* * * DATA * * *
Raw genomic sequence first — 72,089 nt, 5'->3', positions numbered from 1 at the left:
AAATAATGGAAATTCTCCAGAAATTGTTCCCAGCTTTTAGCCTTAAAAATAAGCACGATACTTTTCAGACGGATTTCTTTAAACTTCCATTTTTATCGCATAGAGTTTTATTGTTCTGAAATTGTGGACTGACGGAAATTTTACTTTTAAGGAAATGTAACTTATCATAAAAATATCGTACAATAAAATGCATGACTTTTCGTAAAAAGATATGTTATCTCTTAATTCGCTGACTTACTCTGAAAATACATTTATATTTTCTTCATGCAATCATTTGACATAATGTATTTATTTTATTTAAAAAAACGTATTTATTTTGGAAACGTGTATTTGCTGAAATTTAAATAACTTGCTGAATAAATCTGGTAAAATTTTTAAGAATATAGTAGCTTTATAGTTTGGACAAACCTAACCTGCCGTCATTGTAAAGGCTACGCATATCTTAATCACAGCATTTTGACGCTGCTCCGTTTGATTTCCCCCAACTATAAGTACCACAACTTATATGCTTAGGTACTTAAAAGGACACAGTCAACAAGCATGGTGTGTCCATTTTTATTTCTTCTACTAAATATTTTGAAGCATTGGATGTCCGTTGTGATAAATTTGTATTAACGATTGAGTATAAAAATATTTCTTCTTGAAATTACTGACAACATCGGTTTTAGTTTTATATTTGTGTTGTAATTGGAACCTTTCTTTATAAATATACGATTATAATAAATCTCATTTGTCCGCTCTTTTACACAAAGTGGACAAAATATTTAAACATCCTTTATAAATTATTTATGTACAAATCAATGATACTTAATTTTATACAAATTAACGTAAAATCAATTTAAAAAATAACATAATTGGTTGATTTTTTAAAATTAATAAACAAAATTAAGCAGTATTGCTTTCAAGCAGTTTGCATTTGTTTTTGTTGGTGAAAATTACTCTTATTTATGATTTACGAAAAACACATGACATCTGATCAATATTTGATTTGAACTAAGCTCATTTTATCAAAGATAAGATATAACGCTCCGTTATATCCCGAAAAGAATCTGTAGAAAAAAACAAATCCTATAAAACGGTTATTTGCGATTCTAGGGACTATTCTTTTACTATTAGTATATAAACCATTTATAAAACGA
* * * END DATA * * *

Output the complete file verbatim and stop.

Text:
Raw genomic sequence first — 72,089 nt, 5'->3', positions numbered from 1 at the left:
AAATAATGGAAATTCTCCAGAAATTGTTCCCAGCTTTTAGCCTTAAAAATAAGCACGATACTTTTCAGACGGATTTCTTTAAACTTCCATTTTTATCGCATAGAGTTTTATTGTTCTGAAATTGTGGACTGACGGAAATTTTACTTTTAAGGAAATGTAACTTATCATAAAAATATCGTACAATAAAATGCATGACTTTTCGTAAAAAGATATGTTATCTCTTAATTCGCTGACTTACTCTGAAAATACATTTATATTTTCTTCATGCAATCATTTGACATAATGTATTTATTTTATTTAAAAAAACGTATTTATTTTGGAAACGTGTATTTGCTGAAATTTAAATAACTTGCTGAATAAATCTGGTAAAATTTTTAAGAATATAGTAGCTTTATAGTTTGGACAAACCTAACCTGCCGTCATTGTAAAGGCTACGCATATCTTAATCACAGCATTTTGACGCTGCTCCGTTTGATTTCCCCCAACTATAAGTACCACAACTTATATGCTTAGGTACTTAAAAGGACACAGTCAACAAGCATGGTGTGTCCATTTTTATTTCTTCTACTAAATATTTTGAAGCATTGGATGTCCGTTGTGATAAATTTGTATTAACGATTGAGTATAAAAATATTTCTTCTTGAAATTACTGACAACATCGGTTTTAGTTTTATATTTGTGTTGTAATTGGAACCTTTCTTTATAAATATACGATTATAATAAATCTCATTTGTCCGCTCTTTTACACAAAGTGGACAAAATATTTAAACATCCTTTATAAATTATTTATGTACAAATCAATGATACTTAATTTTATACAAATTAACGTAAAATCAATTTAAAAAATAACATAATTGGTTGATTTTTTAAAATTAATAAACAAAATTAAGCAGTATTGCTTTCAAGCAGTTTGCATTTGTTTTTGTTGGTGAAAATTACTCTTATTTATGATTTACGAAAAACACATGACATCTGATCAATATTTGATTTGAACTAAGCTCATTTTATCAAAGATAAGATATAACGCTCCGTTATATCCCGAAAAGAATCTGTAGAAAAAAACAAATCCTATAAAACGGTTATTTGCGATTCTAGGGACTATTCTTTTACTATTAGTATATAAACCATTTATAAAACGA